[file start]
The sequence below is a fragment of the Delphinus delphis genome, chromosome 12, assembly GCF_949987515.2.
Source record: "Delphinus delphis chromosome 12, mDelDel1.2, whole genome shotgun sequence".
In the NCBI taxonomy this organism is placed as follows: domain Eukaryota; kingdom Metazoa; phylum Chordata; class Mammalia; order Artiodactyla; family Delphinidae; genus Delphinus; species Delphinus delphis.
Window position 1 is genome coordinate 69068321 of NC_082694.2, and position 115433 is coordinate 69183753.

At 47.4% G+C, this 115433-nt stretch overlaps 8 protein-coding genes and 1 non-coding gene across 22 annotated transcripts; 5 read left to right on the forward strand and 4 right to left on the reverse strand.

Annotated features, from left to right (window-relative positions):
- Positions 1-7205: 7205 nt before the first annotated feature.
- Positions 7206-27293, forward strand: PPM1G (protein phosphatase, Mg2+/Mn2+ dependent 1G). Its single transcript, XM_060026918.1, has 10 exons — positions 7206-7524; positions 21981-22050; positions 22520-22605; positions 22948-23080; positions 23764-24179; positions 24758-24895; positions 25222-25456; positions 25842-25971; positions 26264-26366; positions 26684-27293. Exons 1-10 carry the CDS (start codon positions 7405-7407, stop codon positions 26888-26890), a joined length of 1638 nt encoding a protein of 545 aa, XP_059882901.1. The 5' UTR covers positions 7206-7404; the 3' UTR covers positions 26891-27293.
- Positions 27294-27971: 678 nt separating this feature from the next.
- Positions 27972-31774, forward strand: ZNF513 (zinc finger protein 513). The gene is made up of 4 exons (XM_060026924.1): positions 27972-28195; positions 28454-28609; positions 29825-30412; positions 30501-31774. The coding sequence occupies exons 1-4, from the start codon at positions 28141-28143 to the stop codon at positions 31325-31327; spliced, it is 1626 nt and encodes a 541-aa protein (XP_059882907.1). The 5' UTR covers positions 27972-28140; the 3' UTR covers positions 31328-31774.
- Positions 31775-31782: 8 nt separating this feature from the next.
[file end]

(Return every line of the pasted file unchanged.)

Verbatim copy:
The sequence below is a fragment of the Delphinus delphis genome, chromosome 12, assembly GCF_949987515.2.
Source record: "Delphinus delphis chromosome 12, mDelDel1.2, whole genome shotgun sequence".
In the NCBI taxonomy this organism is placed as follows: domain Eukaryota; kingdom Metazoa; phylum Chordata; class Mammalia; order Artiodactyla; family Delphinidae; genus Delphinus; species Delphinus delphis.
Window position 1 is genome coordinate 69068321 of NC_082694.2, and position 115433 is coordinate 69183753.

At 47.4% G+C, this 115433-nt stretch overlaps 8 protein-coding genes and 1 non-coding gene across 22 annotated transcripts; 5 read left to right on the forward strand and 4 right to left on the reverse strand.

Annotated features, from left to right (window-relative positions):
- Positions 1-7205: 7205 nt before the first annotated feature.
- Positions 7206-27293, forward strand: PPM1G (protein phosphatase, Mg2+/Mn2+ dependent 1G). Its single transcript, XM_060026918.1, has 10 exons — positions 7206-7524; positions 21981-22050; positions 22520-22605; positions 22948-23080; positions 23764-24179; positions 24758-24895; positions 25222-25456; positions 25842-25971; positions 26264-26366; positions 26684-27293. Exons 1-10 carry the CDS (start codon positions 7405-7407, stop codon positions 26888-26890), a joined length of 1638 nt encoding a protein of 545 aa, XP_059882901.1. The 5' UTR covers positions 7206-7404; the 3' UTR covers positions 26891-27293.
- Positions 27294-27971: 678 nt separating this feature from the next.
- Positions 27972-31774, forward strand: ZNF513 (zinc finger protein 513). The gene is made up of 4 exons (XM_060026924.1): positions 27972-28195; positions 28454-28609; positions 29825-30412; positions 30501-31774. The coding sequence occupies exons 1-4, from the start codon at positions 28141-28143 to the stop codon at positions 31325-31327; spliced, it is 1626 nt and encodes a 541-aa protein (XP_059882907.1). The 5' UTR covers positions 27972-28140; the 3' UTR covers positions 31328-31774.
- Positions 31775-31782: 8 nt separating this feature from the next.